While driving home from the set in Oklahoma, Scorsese witnessed local farmers burning off their fields, which led to some surreal, hellish imagery appearing when it is revealed that Ernest Burkhart is poisoning his Osage wife, Mollie (Lilly Gladstone), under the orders of his uncle, William Hale (Robert De Niro). “We began to encounter areas that were burning all around us, and at a certain point it became like we were in the middle of a volcano,” Scorsese notes. “It’s almost like when you hear the term ‘fever dream’. What does that feel like when you’re having a fever of that kind? How do you see things? Mollie is in the fever, and so is Ernest.” Dancers were hired to create weird background figures. “The footage [by Cinematographer Rodrigo Prieto] was stunning already,” Schoonmaker states. “One guy almost looks like someone on the cross.” The fire was practically achieved by a newcomer to Scorsese’s inner circle. “We created a foreground fire, which was the lower one with the guys walking around it, and there are a bunch of little spot fires,” reveals Brandon K. McLaughlin, Special Effects Coordinator. “We produced that by burying 60 to 70 bars in the ground. It was 250 feet long. Then the background ones were bars laying on the ground because we were never going to go back that far. I was blown away by how awesome it came out.”
It was a learning curve for McLaughlin. “The opening sequence of the movie with the pool of bubbling oil – that happened in reality,” explains McLaughlin, who used a product from Blair Adhesives that is a combination of Methocel, water and food coloring as a nontoxic substitute for oil. “But Marty kept saying that he wanted this geyser to come up from the ground. Oil doesn’t do that. Everyone kept bumping on that because Marty had said he wanted to keep it as true to the story as possible from the get-go. I finally asked him, ‘Is it an artistic piece that you’re putting together or is this something you’re going to want to shoot and have physically come out of the ground, like we dig a hole, put a nozzle in, bury our line, and you see it come from the ground?’ When Marty told me that’s what he wanted, then it made perfect sense.” Giant, starring James Dean, Rock Hudson and Elizabeth Taylor, was a cinematic reference. “There is this wonderful scene where oil erupts from the ground and covers him [James Dean] with oil,” Scorsese states. “I start with what’s there, and if it isn’t there, what would I like to be there which will give it a natural appearance; then, if the scene calls for it, to introduce elements that can be somewhat unrealistic but appear to the mind as an image that you would observe.”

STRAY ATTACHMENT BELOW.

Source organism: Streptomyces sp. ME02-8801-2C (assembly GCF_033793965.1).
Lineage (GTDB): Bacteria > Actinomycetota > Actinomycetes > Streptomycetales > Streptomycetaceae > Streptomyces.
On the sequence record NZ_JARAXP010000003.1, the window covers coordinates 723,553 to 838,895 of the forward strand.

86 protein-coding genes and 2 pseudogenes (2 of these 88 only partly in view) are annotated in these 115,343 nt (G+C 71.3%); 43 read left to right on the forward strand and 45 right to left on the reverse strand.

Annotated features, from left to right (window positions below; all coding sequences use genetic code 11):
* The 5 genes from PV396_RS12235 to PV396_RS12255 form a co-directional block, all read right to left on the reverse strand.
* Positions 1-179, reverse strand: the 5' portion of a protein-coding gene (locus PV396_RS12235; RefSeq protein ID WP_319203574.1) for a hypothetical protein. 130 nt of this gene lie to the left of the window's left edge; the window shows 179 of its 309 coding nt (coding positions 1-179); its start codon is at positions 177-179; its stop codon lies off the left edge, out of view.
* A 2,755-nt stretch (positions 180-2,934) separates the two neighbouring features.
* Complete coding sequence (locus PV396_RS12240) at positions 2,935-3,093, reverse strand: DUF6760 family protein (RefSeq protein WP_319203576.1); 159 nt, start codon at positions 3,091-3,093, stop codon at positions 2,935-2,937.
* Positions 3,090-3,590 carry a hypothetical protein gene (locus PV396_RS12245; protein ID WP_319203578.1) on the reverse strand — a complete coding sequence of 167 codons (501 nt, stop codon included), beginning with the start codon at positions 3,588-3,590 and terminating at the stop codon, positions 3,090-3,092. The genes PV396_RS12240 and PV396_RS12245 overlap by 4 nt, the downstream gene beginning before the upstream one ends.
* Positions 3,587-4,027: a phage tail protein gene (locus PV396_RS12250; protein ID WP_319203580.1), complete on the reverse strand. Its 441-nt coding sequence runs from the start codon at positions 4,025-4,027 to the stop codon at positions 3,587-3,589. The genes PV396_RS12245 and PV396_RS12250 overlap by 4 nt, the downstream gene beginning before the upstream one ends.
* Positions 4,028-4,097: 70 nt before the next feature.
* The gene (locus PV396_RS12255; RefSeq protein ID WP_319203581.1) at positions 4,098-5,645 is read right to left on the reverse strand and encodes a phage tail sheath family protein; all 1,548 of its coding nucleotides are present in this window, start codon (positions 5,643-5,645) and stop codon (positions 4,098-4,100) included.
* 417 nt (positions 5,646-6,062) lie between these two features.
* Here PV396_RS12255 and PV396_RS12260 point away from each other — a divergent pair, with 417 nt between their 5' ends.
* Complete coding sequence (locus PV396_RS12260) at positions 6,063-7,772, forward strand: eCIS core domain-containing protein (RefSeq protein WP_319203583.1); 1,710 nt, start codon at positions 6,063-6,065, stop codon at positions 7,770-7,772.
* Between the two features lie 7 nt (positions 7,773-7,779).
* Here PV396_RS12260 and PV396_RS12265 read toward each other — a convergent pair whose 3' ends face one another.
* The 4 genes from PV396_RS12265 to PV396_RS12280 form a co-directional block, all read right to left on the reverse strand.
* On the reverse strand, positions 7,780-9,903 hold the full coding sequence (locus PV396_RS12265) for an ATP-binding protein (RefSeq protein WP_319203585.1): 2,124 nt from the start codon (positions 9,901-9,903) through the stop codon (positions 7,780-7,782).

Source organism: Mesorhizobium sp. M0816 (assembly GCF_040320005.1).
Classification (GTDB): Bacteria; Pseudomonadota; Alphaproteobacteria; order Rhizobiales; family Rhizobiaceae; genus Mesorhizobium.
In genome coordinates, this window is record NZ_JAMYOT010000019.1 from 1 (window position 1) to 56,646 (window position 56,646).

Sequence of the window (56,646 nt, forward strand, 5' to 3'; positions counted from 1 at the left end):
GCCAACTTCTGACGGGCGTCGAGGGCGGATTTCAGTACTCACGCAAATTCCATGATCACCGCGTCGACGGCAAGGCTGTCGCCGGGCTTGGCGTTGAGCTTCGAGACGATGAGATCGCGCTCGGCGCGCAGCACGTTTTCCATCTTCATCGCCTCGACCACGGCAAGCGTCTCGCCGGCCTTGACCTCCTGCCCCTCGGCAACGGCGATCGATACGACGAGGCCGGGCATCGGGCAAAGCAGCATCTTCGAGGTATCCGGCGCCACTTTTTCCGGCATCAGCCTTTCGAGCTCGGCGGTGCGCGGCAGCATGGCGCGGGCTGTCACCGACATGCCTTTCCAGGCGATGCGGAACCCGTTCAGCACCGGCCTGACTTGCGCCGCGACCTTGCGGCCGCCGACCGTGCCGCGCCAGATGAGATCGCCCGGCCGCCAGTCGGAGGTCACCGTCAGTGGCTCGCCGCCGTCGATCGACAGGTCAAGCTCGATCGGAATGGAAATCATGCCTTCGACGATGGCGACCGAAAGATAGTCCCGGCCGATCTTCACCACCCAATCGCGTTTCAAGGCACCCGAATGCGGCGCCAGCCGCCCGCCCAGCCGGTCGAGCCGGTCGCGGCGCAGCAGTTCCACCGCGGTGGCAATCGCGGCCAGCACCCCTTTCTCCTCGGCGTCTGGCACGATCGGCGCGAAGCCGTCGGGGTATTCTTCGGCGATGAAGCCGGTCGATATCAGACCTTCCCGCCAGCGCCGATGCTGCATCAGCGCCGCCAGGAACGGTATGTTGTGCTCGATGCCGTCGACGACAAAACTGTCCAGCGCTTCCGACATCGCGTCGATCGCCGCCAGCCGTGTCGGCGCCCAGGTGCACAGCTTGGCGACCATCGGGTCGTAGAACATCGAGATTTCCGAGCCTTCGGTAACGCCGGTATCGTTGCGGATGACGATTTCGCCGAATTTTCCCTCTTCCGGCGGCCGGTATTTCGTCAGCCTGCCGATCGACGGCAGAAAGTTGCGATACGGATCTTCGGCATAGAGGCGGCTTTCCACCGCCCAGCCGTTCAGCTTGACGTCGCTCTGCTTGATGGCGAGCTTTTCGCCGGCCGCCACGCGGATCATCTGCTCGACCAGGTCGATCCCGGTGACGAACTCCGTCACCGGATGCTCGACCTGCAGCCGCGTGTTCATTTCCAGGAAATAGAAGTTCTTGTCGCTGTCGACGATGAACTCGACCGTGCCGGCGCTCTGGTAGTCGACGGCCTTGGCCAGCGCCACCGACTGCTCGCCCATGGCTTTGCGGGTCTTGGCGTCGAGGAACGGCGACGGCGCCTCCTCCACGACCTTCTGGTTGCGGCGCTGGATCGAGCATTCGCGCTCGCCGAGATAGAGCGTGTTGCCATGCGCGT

Executing the bank vault explosion was a blast for McLaughlin. “I got giddy because the script simply said, ‘Asa Kirby comes in, puts too much pyro in this vault door and it blows up. We had the liberty to run with it. The door was built out of steel and I used a rapid accelerator, which is a 4:1 pulley system with a pneumatic ram. You pull the shives apart and multiple how much pressure you need to pull ‘x’ amount at what weight. I wanted it to dance across the floor. We made some changes because there were a couple of things on the door that would break, so we made those materials stiffer and heavier. Then, behind the door we put all of the pyro, the fire, sparks and money. We also had a shotgun mortar with pyro and sand in it. You use it as a fist for the most part. You can’t see it because it happens so fast. For the money, we had drop baskets overhead out of camera. We hit the pyro events on the latches, the doors would open and the money would fall down.”
Originally, the owl, which is a symbol of impending death, was going to be digital. “But we found an owl that did what it was supposed to do,” Helman remarks. “Another thing that we did that was interesting and invisible was people getting sick. How do you do that? You have a three-and-a-half-hour movie, and you’re telling the story of somebody getting sicker and sicker and dying. It’s difficult to do with makeup because you’re always shooting out of continuity. You have to be careful. We’re doing takes and takes of stuff. It’s difficult to keep track of it. It is a lot easier to go with a base makeup and then go in post.” A combination of things was done digitally. “It’s getting under the eyes darker, being gaunt there, doing some warping or some 3D work where you take some swelling, or sometimes you make them swell more or sweat. We did some research as to what cyanide and poison does.” The book on Osage culture had to be altered digitally in order to be narratively relevant. “We didn’t have the right book, so a lot of the pages were replaced. There was a piece of art that we produced that was researched, period correct and had to bend appropriately. De Niro says to DiCaprio, ‘Can you spot the wolves?’ The drawing in the book didn’t have the wolves visible and Marty needed to see them, so we had to replace it digitally.”